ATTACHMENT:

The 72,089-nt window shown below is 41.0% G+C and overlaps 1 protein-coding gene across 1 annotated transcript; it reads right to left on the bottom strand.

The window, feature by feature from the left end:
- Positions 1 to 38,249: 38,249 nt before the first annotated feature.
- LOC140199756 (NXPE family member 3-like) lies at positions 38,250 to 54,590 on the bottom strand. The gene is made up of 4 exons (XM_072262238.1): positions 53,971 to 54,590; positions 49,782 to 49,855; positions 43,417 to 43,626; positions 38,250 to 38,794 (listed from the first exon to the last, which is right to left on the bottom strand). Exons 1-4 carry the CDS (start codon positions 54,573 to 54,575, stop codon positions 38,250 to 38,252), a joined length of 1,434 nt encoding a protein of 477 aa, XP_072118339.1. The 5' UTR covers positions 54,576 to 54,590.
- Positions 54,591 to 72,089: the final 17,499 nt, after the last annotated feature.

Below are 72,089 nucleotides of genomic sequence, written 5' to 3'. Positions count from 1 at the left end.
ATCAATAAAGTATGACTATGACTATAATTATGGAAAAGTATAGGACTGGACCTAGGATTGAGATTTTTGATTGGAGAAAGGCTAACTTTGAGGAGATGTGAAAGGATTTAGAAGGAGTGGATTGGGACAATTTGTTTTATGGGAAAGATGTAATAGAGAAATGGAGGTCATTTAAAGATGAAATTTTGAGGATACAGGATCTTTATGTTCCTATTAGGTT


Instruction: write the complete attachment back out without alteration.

The 72,089-nt window shown below is 41.0% G+C and overlaps 1 protein-coding gene across 1 annotated transcript; it reads right to left on the bottom strand.

The window, feature by feature from the left end:
- Positions 1 to 38,249: 38,249 nt before the first annotated feature.
- LOC140199756 (NXPE family member 3-like) lies at positions 38,250 to 54,590 on the bottom strand. The gene is made up of 4 exons (XM_072262238.1): positions 53,971 to 54,590; positions 49,782 to 49,855; positions 43,417 to 43,626; positions 38,250 to 38,794 (listed from the first exon to the last, which is right to left on the bottom strand). Exons 1-4 carry the CDS (start codon positions 54,573 to 54,575, stop codon positions 38,250 to 38,252), a joined length of 1,434 nt encoding a protein of 477 aa, XP_072118339.1. The 5' UTR covers positions 54,576 to 54,590.
- Positions 54,591 to 72,089: the final 17,499 nt, after the last annotated feature.

Below are 72,089 nucleotides of genomic sequence, written 5' to 3'. Positions count from 1 at the left end.
ATCAATAAAGTATGACTATGACTATAATTATGGAAAAGTATAGGACTGGACCTAGGATTGAGATTTTTGATTGGAGAAAGGCTAACTTTGAGGAGATGTGAAAGGATTTAGAAGGAGTGGATTGGGACAATTTGTTTTATGGGAAAGATGTAATAGAGAAATGGAGGTCATTTAAAGATGAAATTTTGAGGATACAGGATCTTTATGTTCCTATTAGGTT